The Sensible Sentencing Trust

The Herald seems appalled that Ministers addressed an SST conference:

It is a feather in any group’s cap when not only the Prime Minister but the Justice Minister and the Police Minister queue up to address it.

A stamp of importance is conferred and the credibility of its viewpoint is enhanced.

So it was yesterday when John Key, Simon Power and Judith Collins spoke to a conference on victims’ rights in Parliament’s Banquet Hall.

All emphasised, quite reasonably, that the trust represents an important voice. But they also gave every impression of wishing to heed its policies.

Never mind that many of these are too extreme and too outmoded to find their way into any coherent justice reform package.

So what is this important voice the SST represents? Are they a group of lobbyists? Are they a group of academics? Are they a group of public sector funded staffers? Are they a group of politicians?

They are none of those. The vast majority are mothers, fathers, brothers, sisters and children of murder victims.

What many people, including editorial writers, don’t get is there are two sides to the Trust.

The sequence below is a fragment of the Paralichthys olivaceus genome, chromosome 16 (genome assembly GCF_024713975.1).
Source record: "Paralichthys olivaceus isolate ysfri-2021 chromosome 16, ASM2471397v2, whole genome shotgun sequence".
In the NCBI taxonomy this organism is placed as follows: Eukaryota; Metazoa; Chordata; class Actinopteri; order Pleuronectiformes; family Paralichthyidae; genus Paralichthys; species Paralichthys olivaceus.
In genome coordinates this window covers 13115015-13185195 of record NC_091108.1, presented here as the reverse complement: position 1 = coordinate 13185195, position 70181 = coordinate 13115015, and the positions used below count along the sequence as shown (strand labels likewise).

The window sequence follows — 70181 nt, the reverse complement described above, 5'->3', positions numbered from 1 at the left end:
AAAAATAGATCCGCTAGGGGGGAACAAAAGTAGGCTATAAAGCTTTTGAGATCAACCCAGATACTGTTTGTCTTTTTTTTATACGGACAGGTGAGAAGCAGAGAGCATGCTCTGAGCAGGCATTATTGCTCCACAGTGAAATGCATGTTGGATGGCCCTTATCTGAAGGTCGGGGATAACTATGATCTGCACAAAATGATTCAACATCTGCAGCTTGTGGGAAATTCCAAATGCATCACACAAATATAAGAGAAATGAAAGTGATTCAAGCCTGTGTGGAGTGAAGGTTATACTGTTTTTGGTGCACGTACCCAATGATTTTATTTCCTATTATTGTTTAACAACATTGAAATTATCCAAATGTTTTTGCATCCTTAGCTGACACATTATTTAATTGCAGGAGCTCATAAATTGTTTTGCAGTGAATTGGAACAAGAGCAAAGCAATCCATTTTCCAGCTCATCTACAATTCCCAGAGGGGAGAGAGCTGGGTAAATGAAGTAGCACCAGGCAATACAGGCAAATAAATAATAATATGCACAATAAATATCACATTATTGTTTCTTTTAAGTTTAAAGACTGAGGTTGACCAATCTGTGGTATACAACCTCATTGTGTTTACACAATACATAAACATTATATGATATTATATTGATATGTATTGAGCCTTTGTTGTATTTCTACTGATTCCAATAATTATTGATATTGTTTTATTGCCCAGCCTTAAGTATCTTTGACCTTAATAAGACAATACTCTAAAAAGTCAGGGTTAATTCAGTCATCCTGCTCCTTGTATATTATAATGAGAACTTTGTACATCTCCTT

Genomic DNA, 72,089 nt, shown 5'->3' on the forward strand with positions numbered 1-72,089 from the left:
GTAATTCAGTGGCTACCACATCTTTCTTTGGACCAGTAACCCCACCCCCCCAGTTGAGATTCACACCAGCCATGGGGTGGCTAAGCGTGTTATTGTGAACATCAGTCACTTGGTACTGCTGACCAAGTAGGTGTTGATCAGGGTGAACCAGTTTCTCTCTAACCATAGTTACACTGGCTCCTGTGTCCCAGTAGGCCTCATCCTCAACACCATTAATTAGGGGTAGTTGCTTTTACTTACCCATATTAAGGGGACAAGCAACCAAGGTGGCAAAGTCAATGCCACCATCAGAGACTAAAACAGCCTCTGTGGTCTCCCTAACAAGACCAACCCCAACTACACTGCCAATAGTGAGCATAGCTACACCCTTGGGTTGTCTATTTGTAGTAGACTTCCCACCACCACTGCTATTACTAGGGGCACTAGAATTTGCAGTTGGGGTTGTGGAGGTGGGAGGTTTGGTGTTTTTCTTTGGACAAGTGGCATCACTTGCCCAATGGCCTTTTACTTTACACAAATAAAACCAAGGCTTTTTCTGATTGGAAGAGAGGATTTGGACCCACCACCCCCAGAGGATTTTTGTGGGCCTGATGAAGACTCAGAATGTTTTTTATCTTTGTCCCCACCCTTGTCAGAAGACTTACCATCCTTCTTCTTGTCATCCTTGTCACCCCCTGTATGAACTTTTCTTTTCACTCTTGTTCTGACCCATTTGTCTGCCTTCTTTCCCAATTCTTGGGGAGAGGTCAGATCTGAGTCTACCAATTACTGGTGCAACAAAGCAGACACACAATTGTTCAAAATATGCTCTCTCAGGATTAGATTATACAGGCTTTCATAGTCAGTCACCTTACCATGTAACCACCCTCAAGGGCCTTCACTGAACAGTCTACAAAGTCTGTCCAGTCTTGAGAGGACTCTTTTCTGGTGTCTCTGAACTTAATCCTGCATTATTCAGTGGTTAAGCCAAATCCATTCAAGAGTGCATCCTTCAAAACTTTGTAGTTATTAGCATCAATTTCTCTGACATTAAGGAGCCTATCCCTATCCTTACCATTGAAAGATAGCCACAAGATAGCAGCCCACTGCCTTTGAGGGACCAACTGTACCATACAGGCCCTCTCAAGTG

Most people see the trust as purely Garth McVicar and his hard-line advocacy on law and order issues. I don’t agree with everything Garth advocates, but I do think NZ is better off for his advocacy – he has provided a voice for victims of crime, who are largely treated as as distractions by the justice system.

But why do so many families of serious crime support the Trust and participate, including new victims such as the Elliotts? Is it simply because they get so angry about what has happened, that they look them up on the web, and send off an application?

What many do not realise is that Garth, and others from the SST, are often there supporting the families of murder victims within days. And if you speak to some of those families, and ask them who was the biggest comfort to them in their darkest hours, their answer will often be the SST. It will not be the legion of taxpayer funded agencies, but the voluntary self funded SST.

The taxpayer funded agencies send in professional counsellors etc. The SST sends in the only people who can truly understand what the family of a murder victim is going through – other families of murder victims. And that support is so invaluable, that is why they in turn get involved with the SST, and make themselves available to future families of victims.

So I am glad that the Prime Minister, Justice Minister and Police Minister all addressed the SST Conference. regardless of what you think of their political advocacy, they deserve those attendances on the basis of the incredible support work they do with victims alone.

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